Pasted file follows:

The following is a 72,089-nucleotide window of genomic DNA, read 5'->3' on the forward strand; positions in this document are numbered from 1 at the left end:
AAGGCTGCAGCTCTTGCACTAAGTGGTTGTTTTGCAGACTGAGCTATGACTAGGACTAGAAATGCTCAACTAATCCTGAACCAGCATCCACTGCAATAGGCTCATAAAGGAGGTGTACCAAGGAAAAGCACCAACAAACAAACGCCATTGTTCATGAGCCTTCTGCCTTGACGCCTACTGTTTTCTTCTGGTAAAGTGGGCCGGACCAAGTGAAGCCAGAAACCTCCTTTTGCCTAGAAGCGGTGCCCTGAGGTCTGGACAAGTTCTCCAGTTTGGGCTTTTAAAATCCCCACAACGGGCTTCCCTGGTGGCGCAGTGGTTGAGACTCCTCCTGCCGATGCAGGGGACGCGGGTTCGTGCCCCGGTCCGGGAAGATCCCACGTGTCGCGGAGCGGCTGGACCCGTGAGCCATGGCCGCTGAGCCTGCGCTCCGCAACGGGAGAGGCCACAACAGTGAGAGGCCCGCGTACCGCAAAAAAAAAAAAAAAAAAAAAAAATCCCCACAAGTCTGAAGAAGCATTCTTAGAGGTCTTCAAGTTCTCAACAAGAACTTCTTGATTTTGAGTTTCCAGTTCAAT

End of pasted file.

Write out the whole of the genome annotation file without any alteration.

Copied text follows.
The following is a 72,089-nucleotide window of genomic DNA, read 5'->3' on the forward strand; positions in this document are numbered from 1 at the left end:
AAGGCTGCAGCTCTTGCACTAAGTGGTTGTTTTGCAGACTGAGCTATGACTAGGACTAGAAATGCTCAACTAATCCTGAACCAGCATCCACTGCAATAGGCTCATAAAGGAGGTGTACCAAGGAAAAGCACCAACAAACAAACGCCATTGTTCATGAGCCTTCTGCCTTGACGCCTACTGTTTTCTTCTGGTAAAGTGGGCCGGACCAAGTGAAGCCAGAAACCTCCTTTTGCCTAGAAGCGGTGCCCTGAGGTCTGGACAAGTTCTCCAGTTTGGGCTTTTAAAATCCCCACAACGGGCTTCCCTGGTGGCGCAGTGGTTGAGACTCCTCCTGCCGATGCAGGGGACGCGGGTTCGTGCCCCGGTCCGGGAAGATCCCACGTGTCGCGGAGCGGCTGGACCCGTGAGCCATGGCCGCTGAGCCTGCGCTCCGCAACGGGAGAGGCCACAACAGTGAGAGGCCCGCGTACCGCAAAAAAAAAAAAAAAAAAAAAAAATCCCCACAAGTCTGAAGAAGCATTCTTAGAGGTCTTCAAGTTCTCAACAAGAACTTCTTGATTTTGAGTTTCCAGTTCAAT